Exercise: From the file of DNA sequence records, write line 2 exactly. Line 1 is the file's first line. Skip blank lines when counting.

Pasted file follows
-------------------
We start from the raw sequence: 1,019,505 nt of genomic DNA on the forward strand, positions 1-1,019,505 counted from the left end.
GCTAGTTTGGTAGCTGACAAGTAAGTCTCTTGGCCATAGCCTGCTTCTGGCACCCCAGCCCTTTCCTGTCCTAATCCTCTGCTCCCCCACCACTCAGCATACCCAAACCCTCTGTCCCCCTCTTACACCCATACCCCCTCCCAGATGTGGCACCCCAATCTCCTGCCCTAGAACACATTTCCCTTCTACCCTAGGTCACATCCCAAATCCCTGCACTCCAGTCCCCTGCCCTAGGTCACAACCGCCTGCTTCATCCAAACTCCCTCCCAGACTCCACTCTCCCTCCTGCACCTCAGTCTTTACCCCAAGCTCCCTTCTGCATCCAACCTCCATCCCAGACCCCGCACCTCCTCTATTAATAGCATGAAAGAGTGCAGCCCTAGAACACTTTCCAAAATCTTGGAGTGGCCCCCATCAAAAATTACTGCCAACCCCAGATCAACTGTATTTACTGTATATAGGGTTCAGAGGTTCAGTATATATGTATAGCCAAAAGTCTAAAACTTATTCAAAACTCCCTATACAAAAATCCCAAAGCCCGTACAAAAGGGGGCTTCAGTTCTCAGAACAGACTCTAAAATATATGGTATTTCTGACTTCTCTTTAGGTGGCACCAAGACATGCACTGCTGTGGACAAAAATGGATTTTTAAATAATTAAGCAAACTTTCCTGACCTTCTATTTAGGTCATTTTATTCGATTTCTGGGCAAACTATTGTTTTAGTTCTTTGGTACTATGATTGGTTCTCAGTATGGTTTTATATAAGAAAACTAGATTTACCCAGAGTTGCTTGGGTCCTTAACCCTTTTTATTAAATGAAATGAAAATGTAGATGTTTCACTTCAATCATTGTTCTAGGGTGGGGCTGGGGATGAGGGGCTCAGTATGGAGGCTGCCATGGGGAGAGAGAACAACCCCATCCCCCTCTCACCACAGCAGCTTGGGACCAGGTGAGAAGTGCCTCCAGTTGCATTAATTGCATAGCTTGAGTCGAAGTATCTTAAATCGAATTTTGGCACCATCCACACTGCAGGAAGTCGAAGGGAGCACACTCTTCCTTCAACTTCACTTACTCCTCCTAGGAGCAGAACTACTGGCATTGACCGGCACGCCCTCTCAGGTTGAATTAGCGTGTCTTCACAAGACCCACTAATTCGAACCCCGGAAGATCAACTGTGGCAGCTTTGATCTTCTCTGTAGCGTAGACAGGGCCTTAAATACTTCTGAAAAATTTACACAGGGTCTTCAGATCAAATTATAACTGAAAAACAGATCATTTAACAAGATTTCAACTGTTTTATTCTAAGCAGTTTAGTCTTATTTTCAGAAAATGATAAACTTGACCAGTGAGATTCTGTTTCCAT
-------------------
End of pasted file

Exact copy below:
GCTAGTTTGGTAGCTGACAAGTAAGTCTCTTGGCCATAGCCTGCTTCTGGCACCCCAGCCCTTTCCTGTCCTAATCCTCTGCTCCCCCACCACTCAGCATACCCAAACCCTCTGTCCCCCTCTTACACCCATACCCCCTCCCAGATGTGGCACCCCAATCTCCTGCCCTAGAACACATTTCCCTTCTACCCTAGGTCACATCCCAAATCCCTGCACTCCAGTCCCCTGCCCTAGGTCACAACCGCCTGCTTCATCCAAACTCCCTCCCAGACTCCACTCTCCCTCCTGCACCTCAGTCTTTACCCCAAGCTCCCTTCTGCATCCAACCTCCATCCCAGACCCCGCACCTCCTCTATTAATAGCATGAAAGAGTGCAGCCCTAGAACACTTTCCAAAATCTTGGAGTGGCCCCCATCAAAAATTACTGCCAACCCCAGATCAACTGTATTTACTGTATATAGGGTTCAGAGGTTCAGTATATATGTATAGCCAAAAGTCTAAAACTTATTCAAAACTCCCTATACAAAAATCCCAAAGCCCGTACAAAAGGGGGCTTCAGTTCTCAGAACAGACTCTAAAATATATGGTATTTCTGACTTCTCTTTAGGTGGCACCAAGACATGCACTGCTGTGGACAAAAATGGATTTTTAAATAATTAAGCAAACTTTCCTGACCTTCTATTTAGGTCATTTTATTCGATTTCTGGGCAAACTATTGTTTTAGTTCTTTGGTACTATGATTGGTTCTCAGTATGGTTTTATATAAGAAAACTAGATTTACCCAGAGTTGCTTGGGTCCTTAACCCTTTTTATTAAATGAAATGAAAATGTAGATGTTTCACTTCAATCATTGTTCTAGGGTGGGGCTGGGGATGAGGGGCTCAGTATGGAGGCTGCCATGGGGAGAGAGAACAACCCCATCCCCCTCTCACCACAGCAGCTTGGGACCAGGTGAGAAGTGCCTCCAGTTGCATTAATTGCATAGCTTGAGTCGAAGTATCTTAAATCGAATTTTGGCACCATCCACACTGCAGGAAGTCGAAGGGAGCACACTCTTCCTTCAACTTCACTTACTCCTCCTAGGAGCAGAACTACTGGCATTGACCGGCACGCCCTCTCAGGTTGAATTAGCGTGTCTTCACAAGACCCACTAATTCGAACCCCGGAAGATCAACTGTGGCAGCTTTGATCTTCTCTGTAGCGTAGACAGGGCCTTAAATACTTCTGAAAAATTTACACAGGGTCTTCAGATCAAATTATAACTGAAAAACAGATCATTTAACAAGATTTCAACTGTTTTATTCTAAGCAGTTTAGTCTTATTTTCAGAAAATGATAAACTTGACCAGTGAGATTCTGTTTCCAT